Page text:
Back when I was complaining about how much I hated Seize the Night, it was suggested to me that I read some Susan Krinard before I totally write off paranormal romances as utter twaddle. I took this recommendation with a small grain of salt, as it was coming from Susan Krinard's own husband, and I know that husbands often think that their wives are great writers (mine still maintains that the short novel I wrote at age 14 is awesome, whereas I know that it is garbage). Nonetheless, I felt that I should give Susan a fair chance, so I looked for her at the used bookstore* and found that they did not have Kinsman's Oath, which was recommended to me, but they did have a bunch of her books. I chose Twice a Hero, because it had time travel, and most of the others were about werewolves. Now, I don't hate werewolves the way I hate vampires, but I do love a good time travel story, so it was an easy decision.
The good news is that Twice a Hero avoids a lot of the problems that I've had with previous romance novels. I didn't feel like the author was ramming home to me that the leading man was "ohmygawd, the sexiest thing on the face of the planet." The description of his handsomeness was succinct and relatively objective, describing his features and allowing me to decide if that was what flipped my cookie. There was no "hot sexual chocolate" or "long, flowing hair." He read to me as ruggedly but believably handsome.
Likewise, the leading lady believes herself to be plain and unattractive, and describes herself in such a way that we can see how she feels that way, but when we see her through the eyes of the male lead, we can understand how and why he finds her traits attractive. It's not a case of a drop-dead gorgeous woman who believes herself plain, it's a case of a non-standard beauty and a man who finds that she's the sort of woman who revs his engine, so to speak.
And perhaps most importantly, the love scenes were sexy without being ridiculous, and were not the main thrust (if you'll forgive the pun) of the story. The romance is believably interwoven into a tale of being misplaced in time, along with a love quadrangle and a bit of intrigue, all set in the backdrop of 1880s Guatemala and San Francisco. I didn't feel like the story simply served as a way to get the characters from sexy scene A to sexy scene B. It served to introduce the characters, put them in trying and sometimes steamy situations, occasionally pulling them apart to bring them together again.
I'm not an expert on 1880s San Francisco, where most of the book takes place, but the story felt well-researched, and the characters felt authentic to their time. Almost too authentic, in the case of the male lead. Typically chauvenstic, I found him to be abrasive and really questioned whether he'd ever be able to adapt to living the rest of his life with a headstrong woman of the 90s (this book being set in the year it was published, 1997). I often have this problem with romantic stories about people from different times (whether it involves time travel, or centuries-old vampires). It's hard for me to believe that once the initial glow of passion subsides, that the vast gulf of eras will be so easy to bridge.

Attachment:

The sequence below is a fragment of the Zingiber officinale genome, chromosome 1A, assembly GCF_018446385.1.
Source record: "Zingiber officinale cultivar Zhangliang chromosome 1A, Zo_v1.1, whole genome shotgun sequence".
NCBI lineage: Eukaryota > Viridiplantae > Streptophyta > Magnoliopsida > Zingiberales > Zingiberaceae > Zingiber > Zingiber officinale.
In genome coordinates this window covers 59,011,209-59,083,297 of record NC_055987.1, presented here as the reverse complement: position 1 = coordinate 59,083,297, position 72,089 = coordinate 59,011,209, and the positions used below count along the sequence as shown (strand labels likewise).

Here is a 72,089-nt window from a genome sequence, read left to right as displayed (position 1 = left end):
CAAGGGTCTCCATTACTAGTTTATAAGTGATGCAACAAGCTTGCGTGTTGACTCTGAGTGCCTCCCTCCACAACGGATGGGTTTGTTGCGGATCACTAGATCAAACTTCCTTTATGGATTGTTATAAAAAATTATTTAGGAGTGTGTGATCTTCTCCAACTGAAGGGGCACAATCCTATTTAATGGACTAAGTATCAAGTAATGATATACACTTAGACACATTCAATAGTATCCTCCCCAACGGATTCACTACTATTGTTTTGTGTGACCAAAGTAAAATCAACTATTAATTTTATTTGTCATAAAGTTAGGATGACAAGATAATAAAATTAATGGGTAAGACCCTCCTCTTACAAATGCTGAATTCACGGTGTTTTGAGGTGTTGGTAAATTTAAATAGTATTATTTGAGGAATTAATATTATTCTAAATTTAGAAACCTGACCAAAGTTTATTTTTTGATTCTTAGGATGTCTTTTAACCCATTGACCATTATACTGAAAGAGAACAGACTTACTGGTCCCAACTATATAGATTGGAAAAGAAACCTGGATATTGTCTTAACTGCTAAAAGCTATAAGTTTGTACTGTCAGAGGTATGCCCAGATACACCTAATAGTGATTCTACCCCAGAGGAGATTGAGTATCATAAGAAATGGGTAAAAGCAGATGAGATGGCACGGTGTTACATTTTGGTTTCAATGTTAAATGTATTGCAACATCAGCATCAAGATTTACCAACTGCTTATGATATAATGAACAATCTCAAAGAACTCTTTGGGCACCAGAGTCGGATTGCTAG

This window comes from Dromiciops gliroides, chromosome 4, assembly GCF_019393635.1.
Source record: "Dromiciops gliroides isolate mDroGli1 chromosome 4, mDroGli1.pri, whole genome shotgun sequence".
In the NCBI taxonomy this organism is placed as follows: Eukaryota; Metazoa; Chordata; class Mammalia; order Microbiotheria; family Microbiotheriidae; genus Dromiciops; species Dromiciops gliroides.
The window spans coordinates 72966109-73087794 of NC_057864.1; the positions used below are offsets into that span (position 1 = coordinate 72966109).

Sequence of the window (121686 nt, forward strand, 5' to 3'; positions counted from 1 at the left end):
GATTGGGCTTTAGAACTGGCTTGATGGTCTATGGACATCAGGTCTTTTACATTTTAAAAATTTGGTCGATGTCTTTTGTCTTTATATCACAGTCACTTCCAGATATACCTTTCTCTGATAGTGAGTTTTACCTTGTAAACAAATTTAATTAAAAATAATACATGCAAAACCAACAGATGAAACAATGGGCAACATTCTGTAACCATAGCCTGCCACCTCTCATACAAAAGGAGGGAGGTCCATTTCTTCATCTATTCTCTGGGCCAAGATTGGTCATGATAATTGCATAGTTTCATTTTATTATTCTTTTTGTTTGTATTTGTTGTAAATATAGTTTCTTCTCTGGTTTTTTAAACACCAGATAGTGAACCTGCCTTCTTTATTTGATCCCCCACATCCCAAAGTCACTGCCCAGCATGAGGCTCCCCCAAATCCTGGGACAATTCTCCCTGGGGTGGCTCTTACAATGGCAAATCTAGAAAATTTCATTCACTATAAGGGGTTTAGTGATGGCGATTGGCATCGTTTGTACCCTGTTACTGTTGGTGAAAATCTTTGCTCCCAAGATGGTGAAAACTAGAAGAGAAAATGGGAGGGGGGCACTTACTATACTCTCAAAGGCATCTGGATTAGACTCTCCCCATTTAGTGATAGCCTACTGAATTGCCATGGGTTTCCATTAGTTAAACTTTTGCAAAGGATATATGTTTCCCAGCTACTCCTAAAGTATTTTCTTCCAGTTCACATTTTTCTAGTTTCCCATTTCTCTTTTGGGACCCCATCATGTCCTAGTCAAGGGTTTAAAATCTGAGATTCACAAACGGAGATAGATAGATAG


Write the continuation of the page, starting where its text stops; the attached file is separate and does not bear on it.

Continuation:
And really, that's my main complaint with Twice a Hero. I loved watching the clashing personalities of the two characters, as they traded barbed comments frequently throughout the book. And I found their attraction natural and believable (I also appreciated that their courtship spanned a month or more, rather than mere days). But I couldn't see them having a viable, long-term relationship. I also frequently found myself off-put by the leading man's condescending and at times almost abusive attitude towards the leading lady, not to mention his habit of turning to the bottle when he was upset.
Over all, the writing was good and relatively error-free. There was the occasional metaphor that I felt was over-the-top, but there was no throbbing manhood or burning groins or anything else laughably bad. The plot moved along at a believable pace, the secondary characters were believable and likeable, and the things that I thought were going to turn into stupid misunderstandings to tear the characters apart were actually usually handled in a reasonable manner.
Unfortunately, this felt like more of a gateway fantasy romance than a full-blown one. It was heavy on the romance and light on the fantasy, with only a possible family curse and the time travel to differentiate it from a standard romance novel. Perhaps I would have been better off with the werewolves in that regard. I'll probably pick up another of this author's books, one that looks to be more fantasy-heavy, and see if it has a less off-putting male lead. If so, they could definitely be a good guilty-pleasure read.
In the meantime, if you'd like to see some hilariously bad romance writing, worse even than anything in Seize the Night, click here. It has NSFW language, and may cause you to bust out laughing. Don't say I didn't warn you.
*Having learned how little authors get per book sold, I usually try to buy books new these days, to support the people who provide so much of my entertainment... but when it's a new-to-me author, I do prefer to hit the used bookstore, so I'm not out seven bucks if it's not any good.